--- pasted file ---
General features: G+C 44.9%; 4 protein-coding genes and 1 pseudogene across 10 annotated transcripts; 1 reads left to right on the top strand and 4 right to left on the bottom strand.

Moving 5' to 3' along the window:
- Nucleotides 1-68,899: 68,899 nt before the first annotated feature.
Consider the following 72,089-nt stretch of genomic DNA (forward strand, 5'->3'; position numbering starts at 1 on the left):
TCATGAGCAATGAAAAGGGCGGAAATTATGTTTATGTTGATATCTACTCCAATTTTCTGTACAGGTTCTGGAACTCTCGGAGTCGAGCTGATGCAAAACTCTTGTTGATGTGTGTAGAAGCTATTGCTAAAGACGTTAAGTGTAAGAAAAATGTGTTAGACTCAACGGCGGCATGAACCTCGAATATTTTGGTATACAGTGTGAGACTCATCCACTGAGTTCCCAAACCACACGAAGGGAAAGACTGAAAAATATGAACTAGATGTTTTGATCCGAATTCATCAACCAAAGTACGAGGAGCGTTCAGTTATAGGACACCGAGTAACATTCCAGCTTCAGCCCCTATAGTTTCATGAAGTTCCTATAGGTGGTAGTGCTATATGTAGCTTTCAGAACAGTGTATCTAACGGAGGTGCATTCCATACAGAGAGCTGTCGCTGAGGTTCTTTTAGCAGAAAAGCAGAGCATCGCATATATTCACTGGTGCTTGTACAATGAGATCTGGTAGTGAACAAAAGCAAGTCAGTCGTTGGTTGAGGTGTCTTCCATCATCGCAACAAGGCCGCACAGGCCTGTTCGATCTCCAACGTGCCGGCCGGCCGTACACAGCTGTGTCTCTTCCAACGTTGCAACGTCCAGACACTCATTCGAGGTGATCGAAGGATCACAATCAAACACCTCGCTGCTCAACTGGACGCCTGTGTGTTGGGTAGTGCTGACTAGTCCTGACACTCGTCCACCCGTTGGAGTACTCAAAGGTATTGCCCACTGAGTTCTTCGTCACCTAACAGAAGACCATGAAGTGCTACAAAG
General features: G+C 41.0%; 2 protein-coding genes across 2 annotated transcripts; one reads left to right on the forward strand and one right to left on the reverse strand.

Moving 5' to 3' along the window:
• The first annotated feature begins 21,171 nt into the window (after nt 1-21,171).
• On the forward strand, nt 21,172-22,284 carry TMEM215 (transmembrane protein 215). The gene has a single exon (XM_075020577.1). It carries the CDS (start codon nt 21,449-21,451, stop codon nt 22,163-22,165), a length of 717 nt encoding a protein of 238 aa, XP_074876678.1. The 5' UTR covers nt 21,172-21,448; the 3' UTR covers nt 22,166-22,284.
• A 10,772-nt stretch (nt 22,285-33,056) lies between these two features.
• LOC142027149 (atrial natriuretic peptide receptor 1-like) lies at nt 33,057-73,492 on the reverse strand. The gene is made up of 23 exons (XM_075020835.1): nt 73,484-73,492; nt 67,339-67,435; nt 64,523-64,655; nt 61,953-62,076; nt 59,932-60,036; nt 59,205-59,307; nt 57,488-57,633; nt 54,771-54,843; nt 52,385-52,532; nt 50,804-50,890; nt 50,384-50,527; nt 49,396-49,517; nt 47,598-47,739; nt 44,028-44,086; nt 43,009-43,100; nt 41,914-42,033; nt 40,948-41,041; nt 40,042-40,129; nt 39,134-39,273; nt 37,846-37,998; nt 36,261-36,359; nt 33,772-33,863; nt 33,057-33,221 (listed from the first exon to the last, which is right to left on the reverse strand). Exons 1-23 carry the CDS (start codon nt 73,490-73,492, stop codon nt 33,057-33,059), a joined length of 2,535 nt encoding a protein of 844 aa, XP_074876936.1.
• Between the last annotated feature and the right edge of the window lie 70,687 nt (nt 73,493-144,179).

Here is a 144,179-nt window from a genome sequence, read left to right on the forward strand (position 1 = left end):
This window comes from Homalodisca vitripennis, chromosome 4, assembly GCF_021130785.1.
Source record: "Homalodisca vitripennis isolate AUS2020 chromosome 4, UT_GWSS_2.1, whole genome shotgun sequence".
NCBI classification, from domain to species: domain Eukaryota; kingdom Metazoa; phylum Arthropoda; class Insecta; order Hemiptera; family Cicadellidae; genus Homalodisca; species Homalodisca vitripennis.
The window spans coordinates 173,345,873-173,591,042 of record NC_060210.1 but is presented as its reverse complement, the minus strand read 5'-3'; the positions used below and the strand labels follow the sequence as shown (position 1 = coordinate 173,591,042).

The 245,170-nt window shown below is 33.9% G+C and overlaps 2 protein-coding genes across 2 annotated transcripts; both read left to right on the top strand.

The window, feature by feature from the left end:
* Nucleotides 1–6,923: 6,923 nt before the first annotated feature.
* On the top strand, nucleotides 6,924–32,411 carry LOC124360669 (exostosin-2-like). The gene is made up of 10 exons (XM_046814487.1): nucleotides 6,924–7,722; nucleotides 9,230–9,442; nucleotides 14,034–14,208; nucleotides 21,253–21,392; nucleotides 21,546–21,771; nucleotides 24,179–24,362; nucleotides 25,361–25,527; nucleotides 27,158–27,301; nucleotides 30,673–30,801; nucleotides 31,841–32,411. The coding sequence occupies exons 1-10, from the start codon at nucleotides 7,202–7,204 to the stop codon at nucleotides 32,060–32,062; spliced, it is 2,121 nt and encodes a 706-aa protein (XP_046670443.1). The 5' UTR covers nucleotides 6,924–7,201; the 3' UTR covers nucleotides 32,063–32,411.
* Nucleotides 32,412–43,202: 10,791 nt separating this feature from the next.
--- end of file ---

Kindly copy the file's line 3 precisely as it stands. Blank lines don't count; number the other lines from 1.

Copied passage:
- Nucleotides 1-68,899: 68,899 nt before the first annotated feature.